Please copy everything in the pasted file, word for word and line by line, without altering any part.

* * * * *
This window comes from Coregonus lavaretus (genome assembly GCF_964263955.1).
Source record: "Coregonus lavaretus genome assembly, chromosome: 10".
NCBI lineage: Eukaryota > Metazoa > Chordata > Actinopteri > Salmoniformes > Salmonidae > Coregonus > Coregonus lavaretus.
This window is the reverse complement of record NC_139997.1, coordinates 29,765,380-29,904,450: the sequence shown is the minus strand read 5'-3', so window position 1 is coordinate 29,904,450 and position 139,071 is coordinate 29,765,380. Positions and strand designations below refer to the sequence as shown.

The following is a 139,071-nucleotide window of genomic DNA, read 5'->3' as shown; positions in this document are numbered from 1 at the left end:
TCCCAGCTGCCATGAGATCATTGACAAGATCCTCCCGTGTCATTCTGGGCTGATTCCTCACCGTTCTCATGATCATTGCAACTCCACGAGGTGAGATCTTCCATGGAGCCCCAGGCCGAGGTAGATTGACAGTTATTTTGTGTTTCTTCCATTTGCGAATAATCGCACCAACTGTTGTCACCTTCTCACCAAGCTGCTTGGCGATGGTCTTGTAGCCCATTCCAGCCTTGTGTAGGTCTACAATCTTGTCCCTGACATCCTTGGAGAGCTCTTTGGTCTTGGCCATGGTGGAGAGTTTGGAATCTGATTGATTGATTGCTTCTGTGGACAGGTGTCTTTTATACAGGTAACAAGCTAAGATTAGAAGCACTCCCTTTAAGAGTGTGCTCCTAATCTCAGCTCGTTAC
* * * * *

This window comes from Coregonus lavaretus (genome assembly GCF_964263955.1).
Source record: "Coregonus lavaretus genome assembly, chromosome: 10".
NCBI lineage: Eukaryota > Metazoa > Chordata > Actinopteri > Salmoniformes > Salmonidae > Coregonus > Coregonus lavaretus.
This window is the reverse complement of record NC_139997.1, coordinates 29,765,380-29,904,450: the sequence shown is the minus strand read 5'-3', so window position 1 is coordinate 29,904,450 and position 139,071 is coordinate 29,765,380. Positions and strand designations below refer to the sequence as shown.

The following is a 139,071-nucleotide window of genomic DNA, read 5'->3' as shown; positions in this document are numbered from 1 at the left end:
TCCCAGCTGCCATGAGATCATTGACAAGATCCTCCCGTGTCATTCTGGGCTGATTCCTCACCGTTCTCATGATCATTGCAACTCCACGAGGTGAGATCTTCCATGGAGCCCCAGGCCGAGGTAGATTGACAGTTATTTTGTGTTTCTTCCATTTGCGAATAATCGCACCAACTGTTGTCACCTTCTCACCAAGCTGCTTGGCGATGGTCTTGTAGCCCATTCCAGCCTTGTGTAGGTCTACAATCTTGTCCCTGACATCCTTGGAGAGCTCTTTGGTCTTGGCCATGGTGGAGAGTTTGGAATCTGATTGATTGATTGCTTCTGTGGACAGGTGTCTTTTATACAGGTAACAAGCTAAGATTAGAAGCACTCCCTTTAAGAGTGTGCTCCTAATCTCAGCTCGTTAC